WEEKEND WEB: Remembering those who served in Bomber Command
TRISH TAKES FIVE: By Trish Burgess
We had decided to visit the International Bomber Command Centre in Lincoln on Saturday. Waking up that morning to the news of the allied strikes against Syria, we drove to Canwick Hill in a sombre mood.
The centre, which officially opened last week, serves as a point for recognition, remembrance and reconciliation. Far from glorifying war, it gives thanks to the men and women, from 62 nations, who were part of Bomber Command during World War II. It seeks to educate, providing a comprehensive record of the campaign.
At the heart of the centre is the Memorial Spire, a Shard-like sculpture made of weathering steel. The UK’s tallest war memorial, it stands 102 ft tall, the wingspan of an Avro Lancaster Bomber. Its base is 16ft wide, the width of a Lancaster Bomber’s wing.
Surrounding the spire are the 23 Walls of Names. The name of everyone who lost their lives is laser cut into curved steel panels, with space for poppies to be placed in remembrance. As every life lost was equal in sacrifice, no mention of rank is included, just simple surnames and initials.
Almost 58,000 people died serving Bomber Command, the highest losses of any unit during the conflict. The average age of those who died is 23, the youngest being just 14. They struggled for recognition for many years, because of the targeting of civilian populations during the campaign.
Either side of the walls are two peace gardens set in 10 acres of landscaped gardens. 27 lime trees represent the geographical location of each of Lincolnshire’s wartime stations from 1 and 5 Groups.
The striking Chadwick Centre houses exhibition galleries with interactive displays. The information is suited to children and adults. Here you can discover what it was like to be involved in a sortie and you can hear individual stories from those involved. The centre serves as an archive facility: much work has been done to ensure the accounts from veterans have been recorded for posterity.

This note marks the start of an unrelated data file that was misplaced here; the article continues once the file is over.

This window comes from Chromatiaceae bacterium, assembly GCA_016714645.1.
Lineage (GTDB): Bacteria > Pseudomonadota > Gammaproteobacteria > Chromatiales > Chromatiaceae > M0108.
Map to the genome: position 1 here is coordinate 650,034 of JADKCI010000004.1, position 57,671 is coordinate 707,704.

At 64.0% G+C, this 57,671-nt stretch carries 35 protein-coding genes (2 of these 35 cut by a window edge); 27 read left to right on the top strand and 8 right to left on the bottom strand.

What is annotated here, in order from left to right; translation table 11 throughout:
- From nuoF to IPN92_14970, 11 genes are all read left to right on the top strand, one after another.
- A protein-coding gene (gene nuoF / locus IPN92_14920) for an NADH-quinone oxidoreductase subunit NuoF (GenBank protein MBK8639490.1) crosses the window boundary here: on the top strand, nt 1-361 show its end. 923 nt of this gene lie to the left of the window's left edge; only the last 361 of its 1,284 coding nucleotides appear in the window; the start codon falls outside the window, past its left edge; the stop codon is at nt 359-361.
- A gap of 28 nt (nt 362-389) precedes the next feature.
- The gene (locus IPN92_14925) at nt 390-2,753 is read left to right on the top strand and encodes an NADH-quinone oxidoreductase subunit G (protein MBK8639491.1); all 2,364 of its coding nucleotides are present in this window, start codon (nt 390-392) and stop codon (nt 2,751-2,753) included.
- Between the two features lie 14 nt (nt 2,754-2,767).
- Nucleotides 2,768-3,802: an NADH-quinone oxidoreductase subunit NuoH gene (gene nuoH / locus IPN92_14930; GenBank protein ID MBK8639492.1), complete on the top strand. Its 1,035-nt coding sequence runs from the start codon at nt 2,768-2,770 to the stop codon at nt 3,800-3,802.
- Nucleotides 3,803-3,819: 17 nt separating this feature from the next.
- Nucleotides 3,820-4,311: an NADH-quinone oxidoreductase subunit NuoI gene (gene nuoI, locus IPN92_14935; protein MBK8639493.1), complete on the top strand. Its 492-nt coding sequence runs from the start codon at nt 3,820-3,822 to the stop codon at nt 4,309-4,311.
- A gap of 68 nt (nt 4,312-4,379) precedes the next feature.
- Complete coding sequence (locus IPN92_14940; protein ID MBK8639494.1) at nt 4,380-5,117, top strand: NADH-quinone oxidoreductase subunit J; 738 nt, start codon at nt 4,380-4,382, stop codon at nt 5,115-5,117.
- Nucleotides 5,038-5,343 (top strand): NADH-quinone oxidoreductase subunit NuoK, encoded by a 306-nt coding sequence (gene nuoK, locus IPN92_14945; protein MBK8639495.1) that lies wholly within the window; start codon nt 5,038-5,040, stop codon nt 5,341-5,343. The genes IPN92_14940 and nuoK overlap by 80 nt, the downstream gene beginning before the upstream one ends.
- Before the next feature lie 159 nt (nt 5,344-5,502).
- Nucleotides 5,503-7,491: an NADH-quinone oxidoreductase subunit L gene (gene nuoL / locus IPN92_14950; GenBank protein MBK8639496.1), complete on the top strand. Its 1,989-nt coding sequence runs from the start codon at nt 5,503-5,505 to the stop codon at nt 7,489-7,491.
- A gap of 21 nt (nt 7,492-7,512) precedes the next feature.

The Peace Gardens, Spire and Walls are free to visit but there is a charge for the Chadwick Centre galleries: £8.50 for adults, £5.50 for children, £7.20 concessions. It’s cheaper to buy these online in advance of your visit, saving from 80p to £1 per ticket.
The Hub Cafe provides cakes, sandwiches and hot food throughout the day and there is a small shop in the centre too.
Holbeach farmer Tony Worth CVO, Lord Lieutenant of Lincolnshire, was the driving force behind the IBBC. He sadly died last year before the official opening but I’m sure his family and friends are extremely proud that his vision has become a reality. The one million men and women who served or supported Bomber Command are now recognised and those who lost their lives will always be remembered.
• You can read Trish’s blog at www.mumsgoneto.co.uk